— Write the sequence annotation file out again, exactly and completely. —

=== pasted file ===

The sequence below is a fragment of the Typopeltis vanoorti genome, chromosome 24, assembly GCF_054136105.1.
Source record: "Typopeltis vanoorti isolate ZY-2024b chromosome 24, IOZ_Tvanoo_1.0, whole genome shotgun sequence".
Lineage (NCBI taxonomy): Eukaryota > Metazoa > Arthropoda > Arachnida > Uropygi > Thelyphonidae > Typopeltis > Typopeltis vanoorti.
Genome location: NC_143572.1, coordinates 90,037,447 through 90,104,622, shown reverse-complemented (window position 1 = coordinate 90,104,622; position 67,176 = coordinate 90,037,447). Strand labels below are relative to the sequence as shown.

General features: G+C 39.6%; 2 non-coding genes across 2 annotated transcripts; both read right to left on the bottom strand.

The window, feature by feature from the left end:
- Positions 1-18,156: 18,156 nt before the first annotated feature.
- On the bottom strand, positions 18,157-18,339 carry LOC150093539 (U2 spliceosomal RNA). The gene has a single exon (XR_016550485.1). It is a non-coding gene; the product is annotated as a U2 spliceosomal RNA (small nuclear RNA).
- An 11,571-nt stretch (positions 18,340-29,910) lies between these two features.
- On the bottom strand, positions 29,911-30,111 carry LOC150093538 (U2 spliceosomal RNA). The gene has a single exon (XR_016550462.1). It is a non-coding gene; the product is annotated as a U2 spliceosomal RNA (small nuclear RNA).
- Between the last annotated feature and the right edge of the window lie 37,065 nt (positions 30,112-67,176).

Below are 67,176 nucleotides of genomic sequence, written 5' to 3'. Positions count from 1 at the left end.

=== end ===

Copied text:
The sequence below is a fragment of the Typopeltis vanoorti genome, chromosome 24, assembly GCF_054136105.1.
Source record: "Typopeltis vanoorti isolate ZY-2024b chromosome 24, IOZ_Tvanoo_1.0, whole genome shotgun sequence".
Lineage (NCBI taxonomy): Eukaryota > Metazoa > Arthropoda > Arachnida > Uropygi > Thelyphonidae > Typopeltis > Typopeltis vanoorti.
Genome location: NC_143572.1, coordinates 90,037,447 through 90,104,622, shown reverse-complemented (window position 1 = coordinate 90,104,622; position 67,176 = coordinate 90,037,447). Strand labels below are relative to the sequence as shown.

General features: G+C 39.6%; 2 non-coding genes across 2 annotated transcripts; both read right to left on the bottom strand.

The window, feature by feature from the left end:
- Positions 1-18,156: 18,156 nt before the first annotated feature.
- On the bottom strand, positions 18,157-18,339 carry LOC150093539 (U2 spliceosomal RNA). The gene has a single exon (XR_016550485.1). It is a non-coding gene; the product is annotated as a U2 spliceosomal RNA (small nuclear RNA).
- An 11,571-nt stretch (positions 18,340-29,910) lies between these two features.
- On the bottom strand, positions 29,911-30,111 carry LOC150093538 (U2 spliceosomal RNA). The gene has a single exon (XR_016550462.1). It is a non-coding gene; the product is annotated as a U2 spliceosomal RNA (small nuclear RNA).
- Between the last annotated feature and the right edge of the window lie 37,065 nt (positions 30,112-67,176).

Below are 67,176 nucleotides of genomic sequence, written 5' to 3'. Positions count from 1 at the left end.